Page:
Class of 2000 Sets Standard for the Twenty-First Century

00 grads/ silo flat

Nothing could have dampened the momentous mood of Mount Holyoke's 163rd commencement--not even the day's unseasonably cool May drizzle. Spirits were high as the women of the class of 2000 marched in procession through the packed field house, pale-blue-trimmed hoods draped over their black gowns, their tasseled mortarboards embellished with everything from rose wreaths to Mickey Mouse ears. Cheered by families and friends, the 483 graduating seniors were heralded by MHC president Joanne Creighton as the "unparalleled class of the new millennium," the class that has "set the standard for the next 999 years."

Creighton, who opened the Sunday ceremony at which the year's honorary degrees, certificates for international students, and bachelor of arts degrees were conferred, summoned the College's recent equestrian team's national championship as a symbol of the great accomplishments in store for the class of 2000. Highlighting the College's legacy of influence on generations of women, Creighton introduced Elisabeth Snell '00, class speaker and member of a family that has produced more than twenty MHC graduates since 1892. Snell spoke with aplomb, candor, and humor of her years at MHC, of friendships with professors, late-night conversations with fellow students under the eaves of the library's rare book room, and of a cappella jams. "I have lived wholly, gratefully, and often loudly in this inspiring, all-too-temporary community," she said. She described the bumpy road of learning-- mistakes and all--as key to "the richest and most interesting lives" and as "the foundation for what lies ahead."

The ability of education to empower, and the responsibility of the educated to contribute to society at home and globally were themes in the brief comments made by honorary degree recipients Roberta Guaspari, founder of the East Harlem Violin Program and a champion of music education in public schools; Glenda A. Hatchett '73, Georgia's first African American chief presiding judge of a state court and former department head of one of the largest juvenile court systems in the country; Samuel Rudolph Insanally, ambassador and permanent representative of Guyana to the United Nations; and Dorothy Rooke McCulloch '50, a member of the Campaign for Mount Holyoke Steering Committee and former chair and volunteer for International House, a Rhode Island organization devoted to international understanding and exchange.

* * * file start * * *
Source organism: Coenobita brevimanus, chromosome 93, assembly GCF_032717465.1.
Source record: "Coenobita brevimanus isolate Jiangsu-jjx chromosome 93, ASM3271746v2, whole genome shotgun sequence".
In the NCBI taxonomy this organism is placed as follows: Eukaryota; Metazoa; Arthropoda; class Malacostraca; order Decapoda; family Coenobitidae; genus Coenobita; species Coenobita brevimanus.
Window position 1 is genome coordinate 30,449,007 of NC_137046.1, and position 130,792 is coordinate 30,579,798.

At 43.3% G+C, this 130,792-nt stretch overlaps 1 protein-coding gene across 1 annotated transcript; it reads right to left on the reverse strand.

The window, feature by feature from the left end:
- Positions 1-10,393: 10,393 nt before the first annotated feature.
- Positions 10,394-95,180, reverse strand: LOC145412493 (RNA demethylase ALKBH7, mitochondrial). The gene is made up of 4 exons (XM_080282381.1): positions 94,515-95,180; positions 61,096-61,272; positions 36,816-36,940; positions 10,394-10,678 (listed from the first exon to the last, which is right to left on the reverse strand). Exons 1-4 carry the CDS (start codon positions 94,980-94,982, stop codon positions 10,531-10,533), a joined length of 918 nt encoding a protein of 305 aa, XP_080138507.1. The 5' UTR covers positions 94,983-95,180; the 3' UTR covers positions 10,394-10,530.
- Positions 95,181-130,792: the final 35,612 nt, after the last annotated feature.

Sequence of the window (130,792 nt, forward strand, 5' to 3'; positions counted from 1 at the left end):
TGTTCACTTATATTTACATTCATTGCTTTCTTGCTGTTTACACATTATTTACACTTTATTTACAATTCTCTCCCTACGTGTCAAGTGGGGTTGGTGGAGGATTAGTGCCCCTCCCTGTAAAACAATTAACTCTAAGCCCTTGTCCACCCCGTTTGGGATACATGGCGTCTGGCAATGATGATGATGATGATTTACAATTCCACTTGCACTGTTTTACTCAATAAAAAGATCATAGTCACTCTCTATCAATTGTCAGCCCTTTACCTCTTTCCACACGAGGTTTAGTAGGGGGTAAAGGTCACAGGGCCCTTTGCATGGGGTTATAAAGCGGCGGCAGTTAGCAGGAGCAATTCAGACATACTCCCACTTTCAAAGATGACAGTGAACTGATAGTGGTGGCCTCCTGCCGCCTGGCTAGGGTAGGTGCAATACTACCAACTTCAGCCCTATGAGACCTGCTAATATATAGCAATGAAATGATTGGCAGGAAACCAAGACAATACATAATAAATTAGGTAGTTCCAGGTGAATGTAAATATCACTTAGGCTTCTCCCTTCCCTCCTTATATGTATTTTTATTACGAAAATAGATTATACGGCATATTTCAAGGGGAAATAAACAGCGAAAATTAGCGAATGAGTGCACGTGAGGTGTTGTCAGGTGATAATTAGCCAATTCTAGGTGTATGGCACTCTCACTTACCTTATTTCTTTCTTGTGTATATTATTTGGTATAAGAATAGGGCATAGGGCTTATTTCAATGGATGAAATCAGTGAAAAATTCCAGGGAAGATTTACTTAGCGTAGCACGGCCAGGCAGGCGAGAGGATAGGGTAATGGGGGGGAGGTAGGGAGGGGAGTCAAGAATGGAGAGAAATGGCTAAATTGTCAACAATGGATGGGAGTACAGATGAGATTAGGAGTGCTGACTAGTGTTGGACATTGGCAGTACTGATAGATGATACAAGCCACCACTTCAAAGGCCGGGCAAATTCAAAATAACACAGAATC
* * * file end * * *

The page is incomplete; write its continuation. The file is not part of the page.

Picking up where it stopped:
The day's commencement speech was delivered by Mary Patterson McPherson, professor of philosophy, president emeritus of Bryn Mawr College, vice president of the Andrew W. Mellon Foundation, and an influential champion of diversity and pluralism in higher education. McPherson was also the recipient of a doctor of humane letters degree. Several of her remarks were inspired by a letter written by Margaret Ball (class of 1900), included in the time capsule left by Mount Holyoke women a century ago and opened in April by the class of 2000. Ball, she said, envisioned "greater opportunities" for twenty-first century graduates: "You have been prepared to think of the world and your place in it differently," McPherson summarized. "For you, global, economic, and cultural integration is already a given in your lives."

McPherson's optimism for the future was mixed with a note of concern for what she described as a "strong strain of isolationism often paired with anti-intellectualism in this country." Mount Holyoke women today have "studied, played, and lived with women from all over this country and the world," she said, adding that they have witnessed "a developing opportunity for this country to be a force for good in the world." She reminded the class of the "responsibilities and obligations that accompany the privileges of education and the support of an enlightened community." The "fresh thinking and stronger resolve" of Mount Holyoke's millennial class, she said, can help the country "move beyond isolationism, provincialism, self-centeredness--in short beyond ugliness--to be welcomed as real partners in the global arena."

McPherson punctuated her affecting address with humorous quotes--the apocryphal words of Henry the VIII to one of his many wives, "I shall not keep you long"; and baseball sage Dan Quisenberry's "I have seen the future and it looks much like the present--only longer." She ended with a word about staying connected. "This small and lovely world is yours," she told the class of 2000. "Mount Holyoke will always be among your most ardent admirers, and it is a place to which you can come in fact or in your thoughts, over the years, to be strengthened and nourished." Visit to read the full text of McPherson's speech.

Photography by Paul Schnaittacher